If you need the state objects $Application and $Session, and if running an OS that caches files in memory, set your ``StateDir'' directory to a cached file system. On WinNT, all files may be cached, and you have no control of this. On Solaris, /tmp is a RAM disk and would be a good place to set the ``StateDir'' config setting to. When cached file systems are used there is little performance penalty for using state files. Linux tends to do a good job caching its file systems, so pick a StateDir for ease of system administration.

On Win32 systems, where mod_perl requests are serialized, you can freely use SessionSerialize to make your $Session requests faster, and you can achieve similar performance benefits for $Application if you call $Application->Lock() in your global.asa's Script_OnStart.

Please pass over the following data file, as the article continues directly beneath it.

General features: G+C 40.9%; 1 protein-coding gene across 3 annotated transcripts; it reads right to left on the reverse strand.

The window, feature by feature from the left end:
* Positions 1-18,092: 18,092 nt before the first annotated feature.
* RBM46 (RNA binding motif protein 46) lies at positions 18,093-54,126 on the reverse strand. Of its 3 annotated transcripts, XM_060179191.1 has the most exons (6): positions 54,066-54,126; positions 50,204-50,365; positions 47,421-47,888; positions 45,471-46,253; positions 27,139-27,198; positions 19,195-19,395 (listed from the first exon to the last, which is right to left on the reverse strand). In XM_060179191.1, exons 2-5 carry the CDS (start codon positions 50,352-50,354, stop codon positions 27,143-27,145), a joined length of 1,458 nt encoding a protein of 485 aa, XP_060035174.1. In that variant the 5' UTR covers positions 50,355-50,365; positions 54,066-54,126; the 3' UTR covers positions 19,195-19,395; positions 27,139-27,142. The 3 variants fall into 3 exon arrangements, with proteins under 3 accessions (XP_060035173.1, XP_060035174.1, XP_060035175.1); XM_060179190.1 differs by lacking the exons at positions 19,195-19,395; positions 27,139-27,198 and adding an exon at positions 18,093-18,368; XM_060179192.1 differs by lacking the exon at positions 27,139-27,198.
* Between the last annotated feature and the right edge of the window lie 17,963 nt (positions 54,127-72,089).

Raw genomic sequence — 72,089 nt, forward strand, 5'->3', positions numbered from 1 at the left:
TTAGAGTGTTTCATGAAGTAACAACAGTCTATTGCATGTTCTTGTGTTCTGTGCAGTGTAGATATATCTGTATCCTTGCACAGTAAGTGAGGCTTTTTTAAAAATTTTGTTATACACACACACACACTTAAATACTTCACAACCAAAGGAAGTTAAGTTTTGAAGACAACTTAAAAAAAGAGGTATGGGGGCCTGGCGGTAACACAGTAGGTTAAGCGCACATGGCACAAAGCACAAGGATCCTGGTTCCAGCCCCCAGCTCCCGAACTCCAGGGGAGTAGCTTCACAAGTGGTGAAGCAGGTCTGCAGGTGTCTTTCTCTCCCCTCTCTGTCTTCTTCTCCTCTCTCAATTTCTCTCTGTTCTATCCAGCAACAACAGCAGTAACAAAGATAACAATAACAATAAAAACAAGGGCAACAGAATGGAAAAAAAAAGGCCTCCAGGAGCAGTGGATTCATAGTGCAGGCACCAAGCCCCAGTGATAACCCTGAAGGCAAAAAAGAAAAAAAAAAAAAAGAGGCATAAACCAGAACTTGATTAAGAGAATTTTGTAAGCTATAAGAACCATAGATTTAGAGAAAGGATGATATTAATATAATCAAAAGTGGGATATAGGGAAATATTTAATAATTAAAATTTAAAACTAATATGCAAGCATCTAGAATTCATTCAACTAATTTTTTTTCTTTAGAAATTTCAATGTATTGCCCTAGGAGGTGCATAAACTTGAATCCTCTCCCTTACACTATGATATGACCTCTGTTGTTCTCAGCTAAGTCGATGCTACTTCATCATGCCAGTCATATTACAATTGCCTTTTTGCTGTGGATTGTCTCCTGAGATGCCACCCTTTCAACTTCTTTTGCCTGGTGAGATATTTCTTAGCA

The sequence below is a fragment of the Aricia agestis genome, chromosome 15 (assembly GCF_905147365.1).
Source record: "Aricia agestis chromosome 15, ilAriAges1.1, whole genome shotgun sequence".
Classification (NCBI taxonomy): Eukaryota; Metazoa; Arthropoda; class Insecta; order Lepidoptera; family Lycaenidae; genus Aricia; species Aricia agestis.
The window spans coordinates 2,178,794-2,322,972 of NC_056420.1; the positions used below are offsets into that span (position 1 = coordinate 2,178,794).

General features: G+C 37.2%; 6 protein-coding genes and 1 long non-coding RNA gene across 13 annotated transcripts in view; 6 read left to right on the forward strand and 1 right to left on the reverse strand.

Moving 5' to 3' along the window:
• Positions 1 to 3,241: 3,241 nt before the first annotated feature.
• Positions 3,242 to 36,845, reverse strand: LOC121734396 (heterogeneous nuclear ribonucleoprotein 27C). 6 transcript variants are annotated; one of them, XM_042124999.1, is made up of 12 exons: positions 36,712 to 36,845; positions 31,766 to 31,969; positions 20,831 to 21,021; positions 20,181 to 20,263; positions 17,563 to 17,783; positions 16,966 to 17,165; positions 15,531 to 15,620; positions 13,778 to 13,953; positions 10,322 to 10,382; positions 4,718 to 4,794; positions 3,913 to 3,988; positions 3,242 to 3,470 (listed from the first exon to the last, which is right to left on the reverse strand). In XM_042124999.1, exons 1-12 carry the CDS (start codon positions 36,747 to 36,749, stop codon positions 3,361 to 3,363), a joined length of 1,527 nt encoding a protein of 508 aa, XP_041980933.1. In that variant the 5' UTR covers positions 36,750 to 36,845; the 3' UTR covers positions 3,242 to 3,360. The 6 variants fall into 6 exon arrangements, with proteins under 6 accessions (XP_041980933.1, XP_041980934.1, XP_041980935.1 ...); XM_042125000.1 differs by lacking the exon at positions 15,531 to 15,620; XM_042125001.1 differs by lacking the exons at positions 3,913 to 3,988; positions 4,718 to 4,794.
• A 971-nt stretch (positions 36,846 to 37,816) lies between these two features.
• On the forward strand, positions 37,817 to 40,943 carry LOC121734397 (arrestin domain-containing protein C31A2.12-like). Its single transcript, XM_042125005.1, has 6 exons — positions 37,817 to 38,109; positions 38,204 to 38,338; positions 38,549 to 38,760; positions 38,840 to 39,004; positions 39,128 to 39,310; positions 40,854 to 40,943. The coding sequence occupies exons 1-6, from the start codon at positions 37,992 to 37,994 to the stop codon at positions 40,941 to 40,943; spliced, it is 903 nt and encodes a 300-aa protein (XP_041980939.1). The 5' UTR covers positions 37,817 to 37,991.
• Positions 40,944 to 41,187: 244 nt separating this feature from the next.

Low MaxClients

Set your MaxClients low, such that if you have that many httpd servers running, which will happen on busy site, your system will not start swapping to disk because of excessive RAM usage. Typical settings are less than 100 even with 1 gig RAM! To handle more client connections, look into a dual server, mod_proxy front end.

High MaxRequestsPerChild

Set your max requests per child thread or process (in httpd.conf) high, so that ASP scripts have a better chance being cached, which happens after they are first compiled. You will also avoid the process fork penalty on UNIX systems. Somewhere between 50 - 500 is probably pretty good. You do not want to set this too high though or you will risk having your web processes use too much RAM. One may use Apache::SizeLimit or Apache::GTopLimit to optimally tune MaxRequestsPerChild at runtime.

Precompile Modules

For those modules that your Apache::ASP application uses, make sure that they are loaded in your sites file, or loaded with PerlModule in your httpd.conf, so that your modules are compiled pre-fork in the parent httpd.

Precompile Scripts